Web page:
But as he moves into more familiar territory – the world has long become accustomed to his hearty hugs with Venezuela's President Hugo Chávez – he is buoyed by his first leg in Brazil, a visit that sets this regional tour apart from those of the past.
Mr. Ahmadinejad's welcome by Brazilian President Luiz Inácio Lula da Silva helped him shore up badly needed support, amid disputed presidential elections at home and international attempts to isolate Iran over its nuclear program.
"We can predict the results of a trip to Venezuela or Bolivia. ... But given the importance of Brazil, there was more at stake," says Daniel Brumberg, acting director of the Muslim World Initiative at the US Institute of Peace in Washington, adding that Ahmadinejad has gained much more than his Latin American peers on his trip so far.
Brazil reaffirmed its support of a peaceful nuclear energy program in Iran. Mr. da Silva urged the Iranian leader to seek a "just and balanced solution" with Western nations over its nuclear program, after Iran last week appeared to reject the terms of an Oct. 1 agreement that would have sent its enriched uranium to other nations for further processing – thus allaying international fears that the Tehran could quickly develop a nuclear weapon. In return, Ahmadinejad supported Brazil's push to be a permanent member on the United Nations Security Council.
"[Da Silva] could have used its good relations with the US and its strategic role in the region to prod Iranians at the very least to coming back to the table to honor the agreement [they] seemed to embrace in October over uranium enrichment," Brumberg says. "There must be mild disappointment in the administration that the Brazilian president did not use the moment."
Ahmadinejad moved on to La Paz, Bolivia, on Tuesday, where President Evo Morales greeted him with full military honors, and will later head to meetings with Mr. Chávez in Venezuela, where opportunities for trade and energy deals are expected to be discussed.
No real threat to US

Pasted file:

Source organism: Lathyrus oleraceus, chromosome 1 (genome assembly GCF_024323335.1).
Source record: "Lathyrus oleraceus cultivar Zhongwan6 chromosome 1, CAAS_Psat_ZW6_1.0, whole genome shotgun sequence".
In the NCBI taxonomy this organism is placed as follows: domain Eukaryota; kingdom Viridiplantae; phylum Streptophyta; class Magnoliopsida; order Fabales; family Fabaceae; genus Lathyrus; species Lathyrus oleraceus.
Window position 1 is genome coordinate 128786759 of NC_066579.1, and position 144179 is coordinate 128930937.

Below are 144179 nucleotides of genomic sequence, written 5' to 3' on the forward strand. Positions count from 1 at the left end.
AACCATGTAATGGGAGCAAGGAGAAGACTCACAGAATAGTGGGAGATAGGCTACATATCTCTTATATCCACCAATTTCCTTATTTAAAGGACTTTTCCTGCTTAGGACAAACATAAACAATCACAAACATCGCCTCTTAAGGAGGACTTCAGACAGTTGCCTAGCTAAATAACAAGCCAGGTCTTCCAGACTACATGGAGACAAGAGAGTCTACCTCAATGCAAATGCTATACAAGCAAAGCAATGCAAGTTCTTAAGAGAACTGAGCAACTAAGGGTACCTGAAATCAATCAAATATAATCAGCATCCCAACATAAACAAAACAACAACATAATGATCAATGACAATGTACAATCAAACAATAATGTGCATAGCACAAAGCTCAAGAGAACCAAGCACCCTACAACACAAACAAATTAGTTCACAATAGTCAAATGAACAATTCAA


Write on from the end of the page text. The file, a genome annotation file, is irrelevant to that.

The trip comes as Iran has deepened its presence in Latin America, particularly among presidents such as Chávez take similar anti-US stances. "He's enjoyed some success in making links in the continent, and he'd like to extend that," says Bruce Buchanan, an expert on US and Iranian relations at the University of Texas at Austin.
Most analysts say that the US, while frustrated, has little to fear from a trip that was most likely a relief from pressures both abroad and at home.
"He loves the spotlight, and he loves the limelight," says Gary Sick, an Iran expert at Columbia University in New York. "Iran is in no position to build a strategic beachhead in Latin America that would somehow threaten the US, certainly not in the next four years," when Ahmadinejad's term is over.
Chávez-Ahmadinejad ties raise concerns
Still, his visit in Brazil, the first by an Iranian leader since 1965, lent him a degree of legitimacy he had not yet found in Latin America. Brazil has sought to become a major player on the diplomatic scene to match its growing economic clout. The visit was criticized by New York Congressman Eliot Engel, who called da Silva's welcome a "a serious error."
US leaders are not the only ones who are concerned though; other leaders in the region have also voiced their skepticism, especially the budding relationship between Chávez and Ahmadinejad.
Jamsheed Choksy, professor of Iranian and international studies at Indiana University, says that the Latin America tour is part of a larger effort by Ahmadinejad to woo friends around the world. But "Latin America immediately makes the US look very cautiously," he says. "The question that arises here is whether these diplomatic contacts are simply diplomatic or whether they could lead to nuclear proliferation."
• Matt Clark contributed from Peru.